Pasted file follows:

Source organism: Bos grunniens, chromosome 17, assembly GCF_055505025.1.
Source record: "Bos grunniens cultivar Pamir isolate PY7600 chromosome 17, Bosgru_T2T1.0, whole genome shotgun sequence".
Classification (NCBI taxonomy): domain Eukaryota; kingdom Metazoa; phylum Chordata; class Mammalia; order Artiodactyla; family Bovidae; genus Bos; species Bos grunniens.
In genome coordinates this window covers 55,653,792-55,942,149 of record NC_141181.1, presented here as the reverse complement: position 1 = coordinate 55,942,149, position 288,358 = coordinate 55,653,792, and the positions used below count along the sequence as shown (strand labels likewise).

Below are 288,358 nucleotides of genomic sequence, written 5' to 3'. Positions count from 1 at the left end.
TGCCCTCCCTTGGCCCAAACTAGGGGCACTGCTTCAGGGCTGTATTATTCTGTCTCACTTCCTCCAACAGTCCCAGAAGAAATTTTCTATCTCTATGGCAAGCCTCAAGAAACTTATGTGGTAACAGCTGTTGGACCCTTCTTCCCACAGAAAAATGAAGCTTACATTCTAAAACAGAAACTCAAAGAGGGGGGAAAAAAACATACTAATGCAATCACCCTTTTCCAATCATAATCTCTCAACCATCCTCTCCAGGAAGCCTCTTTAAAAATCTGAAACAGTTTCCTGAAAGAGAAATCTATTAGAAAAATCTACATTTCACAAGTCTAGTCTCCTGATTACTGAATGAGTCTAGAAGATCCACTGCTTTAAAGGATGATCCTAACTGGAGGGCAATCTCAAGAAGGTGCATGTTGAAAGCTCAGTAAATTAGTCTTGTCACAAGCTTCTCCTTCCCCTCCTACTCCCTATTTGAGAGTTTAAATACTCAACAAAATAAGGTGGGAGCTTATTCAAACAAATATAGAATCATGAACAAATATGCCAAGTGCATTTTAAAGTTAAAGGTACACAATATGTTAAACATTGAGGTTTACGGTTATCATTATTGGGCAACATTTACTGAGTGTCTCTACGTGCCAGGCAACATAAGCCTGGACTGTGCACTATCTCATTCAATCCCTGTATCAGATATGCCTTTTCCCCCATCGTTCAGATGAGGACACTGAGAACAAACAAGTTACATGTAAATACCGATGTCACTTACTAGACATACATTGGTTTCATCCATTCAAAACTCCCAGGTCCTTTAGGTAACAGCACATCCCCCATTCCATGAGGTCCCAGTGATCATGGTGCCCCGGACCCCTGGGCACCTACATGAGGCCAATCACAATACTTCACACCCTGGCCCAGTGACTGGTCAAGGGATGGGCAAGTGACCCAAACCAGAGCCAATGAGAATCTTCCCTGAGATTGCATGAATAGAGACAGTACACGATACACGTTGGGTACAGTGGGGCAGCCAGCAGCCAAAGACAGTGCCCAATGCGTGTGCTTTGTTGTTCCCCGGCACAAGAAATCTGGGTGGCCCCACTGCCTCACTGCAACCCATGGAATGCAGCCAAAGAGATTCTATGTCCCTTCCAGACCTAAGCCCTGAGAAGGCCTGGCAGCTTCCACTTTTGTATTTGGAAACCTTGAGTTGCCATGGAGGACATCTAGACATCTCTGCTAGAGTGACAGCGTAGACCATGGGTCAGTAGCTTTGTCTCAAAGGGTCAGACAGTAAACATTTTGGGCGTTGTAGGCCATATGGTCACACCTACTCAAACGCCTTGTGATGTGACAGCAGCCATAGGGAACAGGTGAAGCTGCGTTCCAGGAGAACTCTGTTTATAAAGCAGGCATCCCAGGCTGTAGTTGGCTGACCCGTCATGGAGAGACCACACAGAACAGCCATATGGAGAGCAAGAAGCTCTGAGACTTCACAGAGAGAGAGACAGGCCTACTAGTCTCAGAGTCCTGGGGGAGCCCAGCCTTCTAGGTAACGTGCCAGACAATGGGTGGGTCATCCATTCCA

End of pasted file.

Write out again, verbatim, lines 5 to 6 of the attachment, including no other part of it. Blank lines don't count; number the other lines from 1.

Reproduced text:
Below are 288,358 nucleotides of genomic sequence, written 5' to 3'. Positions count from 1 at the left end.
TGCCCTCCCTTGGCCCAAACTAGGGGCACTGCTTCAGGGCTGTATTATTCTGTCTCACTTCCTCCAACAGTCCCAGAAGAAATTTTCTATCTCTATGGCAAGCCTCAAGAAACTTATGTGGTAACAGCTGTTGGACCCTTCTTCCCACAGAAAAATGAAGCTTACATTCTAAAACAGAAACTCAAAGAGGGGGGAAAAAAACATACTAATGCAATCACCCTTTTCCAATCATAATCTCTCAACCATCCTCTCCAGGAAGCCTCTTTAAAAATCTGAAACAGTTTCCTGAAAGAGAAATCTATTAGAAAAATCTACATTTCACAAGTCTAGTCTCCTGATTACTGAATGAGTCTAGAAGATCCACTGCTTTAAAGGATGATCCTAACTGGAGGGCAATCTCAAGAAGGTGCATGTTGAAAGCTCAGTAAATTAGTCTTGTCACAAGCTTCTCCTTCCCCTCCTACTCCCTATTTGAGAGTTTAAATACTCAACAAAATAAGGTGGGAGCTTATTCAAACAAATATAGAATCATGAACAAATATGCCAAGTGCATTTTAAAGTTAAAGGTACACAATATGTTAAACATTGAGGTTTACGGTTATCATTATTGGGCAACATTTACTGAGTGTCTCTACGTGCCAGGCAACATAAGCCTGGACTGTGCACTATCTCATTCAATCCCTGTATCAGATATGCCTTTTCCCCCATCGTTCAGATGAGGACACTGAGAACAAACAAGTTACATGTAAATACCGATGTCACTTACTAGACATACATTGGTTTCATCCATTCAAAACTCCCAGGTCCTTTAGGTAACAGCACATCCCCCATTCCATGAGGTCCCAGTGATCATGGTGCCCCGGACCCCTGGGCACCTACATGAGGCCAATCACAATACTTCACACCCTGGCCCAGTGACTGGTCAAGGGATGGGCAAGTGACCCAAACCAGAGCCAATGAGAATCTTCCCTGAGATTGCATGAATAGAGACAGTACACGATACACGTTGGGTACAGTGGGGCAGCCAGCAGCCAAAGACAGTGCCCAATGCGTGTGCTTTGTTGTTCCCCGGCACAAGAAATCTGGGTGGCCCCACTGCCTCACTGCAACCCATGGAATGCAGCCAAAGAGATTCTATGTCCCTTCCAGACCTAAGCCCTGAGAAGGCCTGGCAGCTTCCACTTTTGTATTTGGAAACCTTGAGTTGCCATGGAGGACATCTAGACATCTCTGCTAGAGTGACAGCGTAGACCATGGGTCAGTAGCTTTGTCTCAAAGGGTCAGACAGTAAACATTTTGGGCGTTGTAGGCCATATGGTCACACCTACTCAAACGCCTTGTGATGTGACAGCAGCCATAGGGAACAGGTGAAGCTGCGTTCCAGGAGAACTCTGTTTATAAAGCAGGCATCCCAGGCTGTAGTTGGCTGACCCGTCATGGAGAGACCACACAGAACAGCCATATGGAGAGCAAGAAGCTCTGAGACTTCACAGAGAGAGAGACAGGCCTACTAGTCTCAGAGTCCTGGGGGAGCCCAGCCTTCTAGGTAACGTGCCAGACAATGGGTGGGTCATCCATTCCA